Wonder Woman's motive for returning to her homeland is to take part in a celebration known as "Diana's Day," explained in the opening caption as "the Amazon Christmas, when the mighty sun-god returns to Earth." By the 1940s it had become common in intellectual circles to view Christmas as having developed from the winter solstice festivals of pagan Europe, so in this regard Marston was on firm mythico-religious ground. On Page 3 Wonder Woman approaches Steve Trevor prior to her leave-taking. She tells him cryptically that she is "the moon goddess Diana," and that during Diana's Day some Amazons are appointed to impersonate the goddess, "just as you men play Santa Claus at Christmas." Marston then expands on the role of the daily sun-chariot by claiming that Apollo also drives the sun further away from the Earth in winter, only to start his return during the winter solstice (there's no attempt to deviate from the geocentric universe of the Greeks). Despite the opening caption's mention of the "mighty sun-god," Apollo's role in the ritual ends when he simply brings his Male Principle back to the mortal world, thus occasioning the celebratory rites of his sister Diana. Keeping symmetry with Wonder Woman's comparison of the Diana-ritual and "men playing Santa Claus," it's later related-- though not by Wonder Woman-- that Diana dispenses gifts "to all" on Diana's Day, seated in a silver chariot in place of Santa's sleigh, which chariot is pulled not by reindeer but by "wood nymphs."
The reader never sees the goddess Diana in the story proper, but Wonder Woman stands in for her, loading her invisible robot plane with presents to be dispensed to her fellow Amazons. She also takes her gal-pal Etta Candy along for the ride (and for comedy relief), but remains unaware of the spy Keela, who has stowed away on the flight back to the Amazon refuge.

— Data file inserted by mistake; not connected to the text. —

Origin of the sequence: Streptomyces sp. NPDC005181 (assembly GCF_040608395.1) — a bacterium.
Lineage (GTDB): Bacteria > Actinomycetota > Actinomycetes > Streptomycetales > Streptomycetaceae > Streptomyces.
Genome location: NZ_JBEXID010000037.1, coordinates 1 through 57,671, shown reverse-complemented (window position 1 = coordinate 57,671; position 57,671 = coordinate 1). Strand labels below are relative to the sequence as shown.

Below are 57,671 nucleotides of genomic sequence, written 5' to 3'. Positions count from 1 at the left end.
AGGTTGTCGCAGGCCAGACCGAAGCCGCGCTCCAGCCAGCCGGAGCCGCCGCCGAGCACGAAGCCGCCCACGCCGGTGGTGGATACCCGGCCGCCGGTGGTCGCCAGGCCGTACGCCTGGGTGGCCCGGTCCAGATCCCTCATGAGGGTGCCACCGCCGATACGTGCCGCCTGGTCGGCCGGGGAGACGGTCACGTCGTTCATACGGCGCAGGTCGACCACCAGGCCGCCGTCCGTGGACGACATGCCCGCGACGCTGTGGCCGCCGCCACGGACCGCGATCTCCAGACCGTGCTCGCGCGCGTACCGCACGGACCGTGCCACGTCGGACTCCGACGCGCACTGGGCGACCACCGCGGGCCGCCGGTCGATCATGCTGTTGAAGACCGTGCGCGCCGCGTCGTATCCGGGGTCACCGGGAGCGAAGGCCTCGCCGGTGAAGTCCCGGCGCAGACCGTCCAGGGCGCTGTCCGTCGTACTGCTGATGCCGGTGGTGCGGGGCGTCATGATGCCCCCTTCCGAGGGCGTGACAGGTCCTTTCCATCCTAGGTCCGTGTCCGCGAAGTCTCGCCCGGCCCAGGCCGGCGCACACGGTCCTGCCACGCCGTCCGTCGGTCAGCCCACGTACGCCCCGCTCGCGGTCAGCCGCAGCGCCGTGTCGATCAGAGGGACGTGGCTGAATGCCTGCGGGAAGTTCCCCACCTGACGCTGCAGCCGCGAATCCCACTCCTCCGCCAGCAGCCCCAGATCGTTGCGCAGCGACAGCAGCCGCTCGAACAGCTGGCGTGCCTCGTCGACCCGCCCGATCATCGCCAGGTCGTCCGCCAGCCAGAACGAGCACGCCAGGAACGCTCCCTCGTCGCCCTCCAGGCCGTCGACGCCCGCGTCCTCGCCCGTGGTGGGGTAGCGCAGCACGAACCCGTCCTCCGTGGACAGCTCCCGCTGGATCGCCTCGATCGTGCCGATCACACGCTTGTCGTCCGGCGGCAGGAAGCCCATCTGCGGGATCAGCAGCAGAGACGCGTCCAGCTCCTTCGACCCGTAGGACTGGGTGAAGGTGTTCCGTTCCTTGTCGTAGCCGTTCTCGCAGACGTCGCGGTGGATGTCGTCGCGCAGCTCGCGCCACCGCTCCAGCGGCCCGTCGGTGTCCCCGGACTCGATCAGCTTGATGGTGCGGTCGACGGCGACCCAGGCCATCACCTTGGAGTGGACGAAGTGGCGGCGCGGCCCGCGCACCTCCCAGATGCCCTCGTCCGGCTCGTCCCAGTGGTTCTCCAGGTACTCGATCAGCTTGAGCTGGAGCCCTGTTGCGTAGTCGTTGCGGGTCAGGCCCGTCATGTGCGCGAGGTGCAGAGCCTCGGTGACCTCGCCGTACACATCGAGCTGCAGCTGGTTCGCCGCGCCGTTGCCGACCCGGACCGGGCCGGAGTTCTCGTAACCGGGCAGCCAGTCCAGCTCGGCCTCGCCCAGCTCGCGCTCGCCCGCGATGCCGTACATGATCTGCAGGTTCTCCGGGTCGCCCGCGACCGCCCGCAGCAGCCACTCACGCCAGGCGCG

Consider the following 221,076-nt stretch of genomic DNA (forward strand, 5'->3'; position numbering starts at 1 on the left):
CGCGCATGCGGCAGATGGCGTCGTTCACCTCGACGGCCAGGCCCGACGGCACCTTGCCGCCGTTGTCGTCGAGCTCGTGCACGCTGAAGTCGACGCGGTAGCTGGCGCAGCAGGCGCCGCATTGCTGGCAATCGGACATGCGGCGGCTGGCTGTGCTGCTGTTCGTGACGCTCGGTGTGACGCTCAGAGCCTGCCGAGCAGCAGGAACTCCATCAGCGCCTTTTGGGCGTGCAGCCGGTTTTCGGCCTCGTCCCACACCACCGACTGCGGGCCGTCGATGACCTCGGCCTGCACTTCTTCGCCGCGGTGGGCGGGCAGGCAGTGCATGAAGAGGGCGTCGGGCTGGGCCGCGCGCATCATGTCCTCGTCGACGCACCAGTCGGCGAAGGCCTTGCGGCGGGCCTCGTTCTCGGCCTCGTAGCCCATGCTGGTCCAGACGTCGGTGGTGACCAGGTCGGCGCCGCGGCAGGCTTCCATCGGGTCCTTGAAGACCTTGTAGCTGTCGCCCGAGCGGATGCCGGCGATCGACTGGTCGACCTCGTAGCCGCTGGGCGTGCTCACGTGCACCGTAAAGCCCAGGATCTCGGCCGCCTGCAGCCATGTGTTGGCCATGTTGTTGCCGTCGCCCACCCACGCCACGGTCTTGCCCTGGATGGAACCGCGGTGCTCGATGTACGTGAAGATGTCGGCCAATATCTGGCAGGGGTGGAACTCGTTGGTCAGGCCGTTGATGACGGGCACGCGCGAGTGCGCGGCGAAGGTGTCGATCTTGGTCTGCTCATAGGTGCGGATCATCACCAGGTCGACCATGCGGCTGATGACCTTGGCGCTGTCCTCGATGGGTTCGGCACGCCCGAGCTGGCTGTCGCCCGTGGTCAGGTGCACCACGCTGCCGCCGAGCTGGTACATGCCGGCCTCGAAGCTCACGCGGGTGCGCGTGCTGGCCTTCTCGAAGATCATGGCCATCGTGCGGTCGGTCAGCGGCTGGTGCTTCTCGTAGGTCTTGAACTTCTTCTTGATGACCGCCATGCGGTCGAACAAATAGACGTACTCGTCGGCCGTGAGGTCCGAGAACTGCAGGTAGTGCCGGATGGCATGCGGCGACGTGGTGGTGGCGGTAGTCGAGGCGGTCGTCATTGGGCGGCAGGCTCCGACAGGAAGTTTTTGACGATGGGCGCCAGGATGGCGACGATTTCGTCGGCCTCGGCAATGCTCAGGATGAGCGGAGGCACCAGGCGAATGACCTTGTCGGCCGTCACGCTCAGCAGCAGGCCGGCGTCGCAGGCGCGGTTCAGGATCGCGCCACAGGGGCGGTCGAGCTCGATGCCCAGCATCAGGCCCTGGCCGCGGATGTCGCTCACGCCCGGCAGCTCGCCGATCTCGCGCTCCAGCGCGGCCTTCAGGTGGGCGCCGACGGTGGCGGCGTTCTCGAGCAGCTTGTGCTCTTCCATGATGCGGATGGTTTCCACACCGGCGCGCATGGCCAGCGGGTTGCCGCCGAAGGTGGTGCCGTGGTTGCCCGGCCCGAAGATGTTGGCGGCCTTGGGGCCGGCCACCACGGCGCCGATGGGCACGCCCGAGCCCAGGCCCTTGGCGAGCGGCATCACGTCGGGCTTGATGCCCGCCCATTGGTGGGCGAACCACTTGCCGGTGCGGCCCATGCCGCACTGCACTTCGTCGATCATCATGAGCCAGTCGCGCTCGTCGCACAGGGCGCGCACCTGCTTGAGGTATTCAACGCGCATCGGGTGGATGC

Pages 6-10 then introduce new mythic elements taken largely from the mythology of Diana the Huntress. Wonder Woman dons a silver mask, which stands as a challenge to all other Amazons to unmask her. This was possibly Marston's fetish-y take on the rites of Diana Nemorensis, which involved a ritual combat, though not quite for the same stakes. No one manages to unmask Wonder Woman, but her own formidability-- particularly in staving off one of Keela's attacks-- discloses the heroine's identity.
At this point Marston finally comes to "the meat" of his story, which involves the second and last reference to a male myth-figure. Etta sees a group of Amazons dressed in deer-costumes, and Wonder Woman explains that this custom grew out of the Goddess Diana's passion for hunting deer, another major ritual associated with Diana's Day. Marston re-interprets the myth of Actaeon for his young audience, so that this time the male hunter is simply a "peeping tom" who spies on Diana during one of her forest-hunts. Understandably, since Marston doesn't want to portray his heroine's gods as being as bloody-minded as the originals, this Diana changes Actaeon into a deer, but nothing is said about the hunter having seen her naked or being killed by his own hunting-dogs.